Bob Balaban's dark comic horror about a young boy suspecting his suburban parents to be cannibals
The last in the Trilogy is the best of these three great films. A young model (Jacob) befriends a judge and they discover how loneliness can lead to friendship - of sorts
Acclaimed as the most powerful of the three films, Red, which contains echoes of Blue and White, is the climax of the trilogy. Shot in Geneva, a model Valentine (Jacob) meets a Judge (Trintignant) when she returns his dog which she has injured in a car accident.
The judge is an old man, bitter about a failed relationship, who eavesdrops on his neighbours' phone conversations. Valentine's initial response to this information is hostile but she soon softens towards the Judge when he tells her his life story, and it becomes clear that, except for their difference in ages, they would have been ideal partners.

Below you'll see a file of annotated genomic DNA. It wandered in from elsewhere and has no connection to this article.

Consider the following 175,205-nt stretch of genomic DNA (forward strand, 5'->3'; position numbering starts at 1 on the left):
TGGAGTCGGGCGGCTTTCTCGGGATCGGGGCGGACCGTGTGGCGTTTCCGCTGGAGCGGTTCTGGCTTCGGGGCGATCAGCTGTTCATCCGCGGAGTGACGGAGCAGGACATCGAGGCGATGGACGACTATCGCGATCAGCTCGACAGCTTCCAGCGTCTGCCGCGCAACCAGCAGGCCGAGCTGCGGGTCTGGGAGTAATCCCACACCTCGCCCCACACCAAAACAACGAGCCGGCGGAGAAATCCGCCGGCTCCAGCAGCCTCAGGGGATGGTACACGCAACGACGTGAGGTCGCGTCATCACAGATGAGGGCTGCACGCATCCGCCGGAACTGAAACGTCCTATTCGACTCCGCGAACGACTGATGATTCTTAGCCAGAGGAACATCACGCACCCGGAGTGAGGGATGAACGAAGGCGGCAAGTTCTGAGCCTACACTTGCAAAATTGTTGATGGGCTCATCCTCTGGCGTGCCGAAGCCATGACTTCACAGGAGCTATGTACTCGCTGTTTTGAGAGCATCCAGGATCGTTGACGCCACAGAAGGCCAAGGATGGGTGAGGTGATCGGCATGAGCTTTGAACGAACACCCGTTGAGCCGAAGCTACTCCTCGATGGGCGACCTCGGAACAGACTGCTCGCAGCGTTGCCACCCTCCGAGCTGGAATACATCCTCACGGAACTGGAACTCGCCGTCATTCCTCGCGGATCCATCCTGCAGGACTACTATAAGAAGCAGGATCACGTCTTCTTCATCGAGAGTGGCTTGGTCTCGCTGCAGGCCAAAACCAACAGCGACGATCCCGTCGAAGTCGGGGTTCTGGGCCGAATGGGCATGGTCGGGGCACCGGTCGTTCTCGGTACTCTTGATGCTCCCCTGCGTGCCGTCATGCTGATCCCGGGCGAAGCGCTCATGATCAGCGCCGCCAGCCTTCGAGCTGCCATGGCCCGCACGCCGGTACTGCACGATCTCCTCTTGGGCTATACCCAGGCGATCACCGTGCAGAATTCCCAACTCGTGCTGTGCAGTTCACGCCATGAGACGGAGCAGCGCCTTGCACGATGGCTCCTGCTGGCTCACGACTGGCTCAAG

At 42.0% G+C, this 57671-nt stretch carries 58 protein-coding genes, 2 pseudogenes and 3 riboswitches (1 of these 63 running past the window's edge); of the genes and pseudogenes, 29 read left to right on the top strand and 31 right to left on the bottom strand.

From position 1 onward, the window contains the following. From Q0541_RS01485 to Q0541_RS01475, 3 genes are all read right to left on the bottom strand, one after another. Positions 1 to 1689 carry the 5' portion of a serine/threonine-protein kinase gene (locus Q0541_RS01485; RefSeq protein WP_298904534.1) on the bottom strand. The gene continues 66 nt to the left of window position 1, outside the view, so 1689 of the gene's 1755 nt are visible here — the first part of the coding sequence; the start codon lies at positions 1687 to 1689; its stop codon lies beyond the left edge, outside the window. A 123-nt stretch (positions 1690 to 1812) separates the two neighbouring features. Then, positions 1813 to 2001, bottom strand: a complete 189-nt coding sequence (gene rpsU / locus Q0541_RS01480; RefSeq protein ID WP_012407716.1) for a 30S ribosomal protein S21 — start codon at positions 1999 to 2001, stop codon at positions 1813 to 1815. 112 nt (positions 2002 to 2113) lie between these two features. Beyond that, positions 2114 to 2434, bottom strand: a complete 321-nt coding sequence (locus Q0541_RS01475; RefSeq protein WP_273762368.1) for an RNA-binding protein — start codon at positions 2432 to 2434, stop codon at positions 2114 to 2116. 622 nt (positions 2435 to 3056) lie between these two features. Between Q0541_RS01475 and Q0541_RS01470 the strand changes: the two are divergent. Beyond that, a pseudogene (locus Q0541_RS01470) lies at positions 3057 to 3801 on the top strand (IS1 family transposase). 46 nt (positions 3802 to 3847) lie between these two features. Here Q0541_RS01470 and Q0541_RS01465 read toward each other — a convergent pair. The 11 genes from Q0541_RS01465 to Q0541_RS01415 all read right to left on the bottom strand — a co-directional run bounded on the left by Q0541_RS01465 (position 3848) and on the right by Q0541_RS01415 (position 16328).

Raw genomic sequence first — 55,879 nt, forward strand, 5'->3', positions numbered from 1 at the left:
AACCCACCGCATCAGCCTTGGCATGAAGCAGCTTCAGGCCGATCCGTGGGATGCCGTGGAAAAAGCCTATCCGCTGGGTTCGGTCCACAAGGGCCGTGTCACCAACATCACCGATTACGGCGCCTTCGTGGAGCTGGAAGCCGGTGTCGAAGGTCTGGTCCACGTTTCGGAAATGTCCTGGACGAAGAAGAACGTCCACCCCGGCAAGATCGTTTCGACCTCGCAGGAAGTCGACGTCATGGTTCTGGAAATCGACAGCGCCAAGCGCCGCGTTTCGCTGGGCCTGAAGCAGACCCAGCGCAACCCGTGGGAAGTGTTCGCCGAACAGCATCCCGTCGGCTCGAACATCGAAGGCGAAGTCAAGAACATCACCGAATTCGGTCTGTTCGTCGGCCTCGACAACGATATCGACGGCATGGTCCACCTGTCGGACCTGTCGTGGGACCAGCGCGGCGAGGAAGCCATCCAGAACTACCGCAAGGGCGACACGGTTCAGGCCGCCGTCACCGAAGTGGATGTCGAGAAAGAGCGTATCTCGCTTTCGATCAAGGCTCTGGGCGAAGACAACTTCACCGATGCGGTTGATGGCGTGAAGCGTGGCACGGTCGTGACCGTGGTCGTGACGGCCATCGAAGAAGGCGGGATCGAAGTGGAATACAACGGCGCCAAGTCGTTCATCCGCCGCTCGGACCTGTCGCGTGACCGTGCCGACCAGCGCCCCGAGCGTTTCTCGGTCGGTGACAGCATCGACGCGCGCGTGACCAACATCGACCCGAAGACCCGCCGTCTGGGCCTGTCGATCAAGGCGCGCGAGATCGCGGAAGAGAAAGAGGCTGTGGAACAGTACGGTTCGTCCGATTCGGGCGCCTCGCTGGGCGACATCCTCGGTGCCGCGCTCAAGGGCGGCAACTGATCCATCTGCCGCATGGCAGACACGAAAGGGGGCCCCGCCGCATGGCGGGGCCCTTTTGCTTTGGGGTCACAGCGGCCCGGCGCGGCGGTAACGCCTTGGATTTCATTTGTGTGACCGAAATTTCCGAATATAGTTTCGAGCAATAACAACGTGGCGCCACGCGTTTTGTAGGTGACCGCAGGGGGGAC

Valentine lives just across the street from August (Lorit), a young lawyer, who is portrayed as a younger version of the Judge. Auguste is very much in love with Karin (Feder) and although he frequently passes Valentine in the street, they never notice one another.
However, Kieslowski's premise: that what will be, will be, is demonstrated in the final reel of Red, where the fate of not only the three protagonists, but also the principal characters from the two earlier films, is dictated by forces beyond anyone's control.
At the 1994 Cannes Film Festival, Red was acclaimed as an outstanding film and a great work.
It's a marvellous culmination of the trilogy, which together make some of the most fascinating stories in film.
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